Quinn’s total budget is about $62.4 billion. His general budget is $35.6 billion. The difference is federal money for various programs. So $26.8 billion of the spending by Illinois state government would be paid for by people around the country.
The Illinois Policy Institute last year reported, from 2000 to 2010, state per-capita spending grew 71 percent, more than twice Illinois’ growth in economic output. Since 1990, state spending per person has grown nearly three times faster than it would have if spending had been held to inflation plus population growth.
And Illinois’ governor proposes another 5.6 percent increase in total spending, with much of it paid for by people in other states.
This cannot continue. I wonder if Illinois’ governor, lawmakers, teachers and others who back ever-greater spending will ever acknowledge this.
The Global Warming Policy Foundation (GWPF) publishes almost daily newsletters containing information on climate science and energy policy, The Science & Environmental Policy Project (SEPP) publishes weekly newsletters on climate science and energy policy, and the Nongovernmental International Policy on Climate Change (NIPCC) by The Heartland Institute publishes weekly newsletters on latest peer-reviewed publications on climate science.
These are only three of hundreds, and maybe thousands worldwide, of Internet and published newsletters dealing with climate science and energy policies that show fallacies of the hypothesis carbon dioxide from burning fossil fuels causes catastrophic global warming and energy policies trying to reduce fossil fuel use. Free subscriptions are available from all sources by simply checking a box “subscribe” on their home pages. [Get the weekly NIPCC report here.]
The February 21, 2013 GWPF featured an article titled, “The phase relation between atmospheric carbon dioxide and global temperatures,” Global and Planetary Change, Vol 100, January 2013, pp 51-69. The Norwegian authors are Ole Humlum, Kjell Stordahl, and Jan-Erik Solheim.
This is an important piece of research that should have been reported years ago. However, due to research funding in the United States and other parts of the world only being distributed to support the hypothesis carbon dioxide from burning fossil fuels causes global warming, this type of research would be deemed irrelevant.
The paper studied global temperatures and carbon dioxide changes from January 1980 to December 2011. Temperature data is from several sources for sea surface temperatures and global air surface temperatures.
Atmospheric carbon dioxide changes increase due to burning fossil fuels with a superimposed sine wave variation over a year’s time. The acknowledged world measuring point is at Mauna Loa, Hawaii since 1959.
At Mauna Loa there is a decrease in atmospheric carbon dioxide in the Northern spring and summer due to plant’s taking up carbon dioxide due to photosynthesis and an increase in the Northern fall and winter due to plant growth slowing and dying plant material decaying. About ninety percent of the earth’s land area is in the Northern Hemisphere; so the growing activity takes place mostly in that region.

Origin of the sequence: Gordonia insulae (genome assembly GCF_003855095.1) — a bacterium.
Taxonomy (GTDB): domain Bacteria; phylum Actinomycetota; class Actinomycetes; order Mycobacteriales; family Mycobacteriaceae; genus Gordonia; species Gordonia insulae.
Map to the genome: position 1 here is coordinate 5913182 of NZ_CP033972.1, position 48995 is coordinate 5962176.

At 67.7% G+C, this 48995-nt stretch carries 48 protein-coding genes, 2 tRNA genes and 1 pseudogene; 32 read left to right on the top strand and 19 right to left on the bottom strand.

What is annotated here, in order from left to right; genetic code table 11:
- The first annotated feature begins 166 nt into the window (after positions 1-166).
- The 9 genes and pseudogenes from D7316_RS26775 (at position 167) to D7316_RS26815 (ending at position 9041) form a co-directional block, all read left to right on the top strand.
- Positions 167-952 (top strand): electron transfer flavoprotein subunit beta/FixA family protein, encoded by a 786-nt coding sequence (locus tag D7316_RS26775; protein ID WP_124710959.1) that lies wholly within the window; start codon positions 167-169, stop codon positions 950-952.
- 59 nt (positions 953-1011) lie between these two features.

Figure 3 of the Norwegian researchers paper is shown below.
“Fig. 3. 12-month change of global atmospheric CO2 concentration (NOAA; green), global sea surface temperature (HadSST2; blue) and global surface air temperature (GISS; red dotted). All graphs are showing monthly values of DIFF12, the difference between the average of the last 12 months and the average for the previous 12 months for each data series.”
Temperature data shows temperature increases are taking place during carbon dioxide declines. The delay in carbon dioxide changes following temperature changes is about 11-12 months for global sea surface temperatures and 9.5-10 months for global surface air temperatures.
Ice core data from thousands of years ago indicated carbon dioxide increases followed temperature increases by about 800 years. The following figure shows Vostok ice core data from Antarctica.
This is a good reason to believe carbon dioxide from burning fossil fuels does not influence global temperatures. The phase lag in modern temperature and carbon dioxide measurements is an additional argument increasing carbon dioxide from burning fossil fuels is a minor player in global warming.
The March 2, 2013 issue of SEPP mentioned a recent article ”Synchronous Change of Atmospheric CO-2 and Antarctic Temperatures During the Last Deglacial Warming” in Science, Vol. 339, No. 6123, pp. 1060-63, March 1, 2013. This article contests the 800 plus year following of carbon dioxide changes from temperature changes shown by the preceding graph. The paper covers the last 20,000 years and mentions differences in temperature-carbon dioxide changes were less than 200 years and may not have existed at all. Since the temperature-carbon dioxide measurements don’t cover the same time period, the challenge of past time lags needs further verification.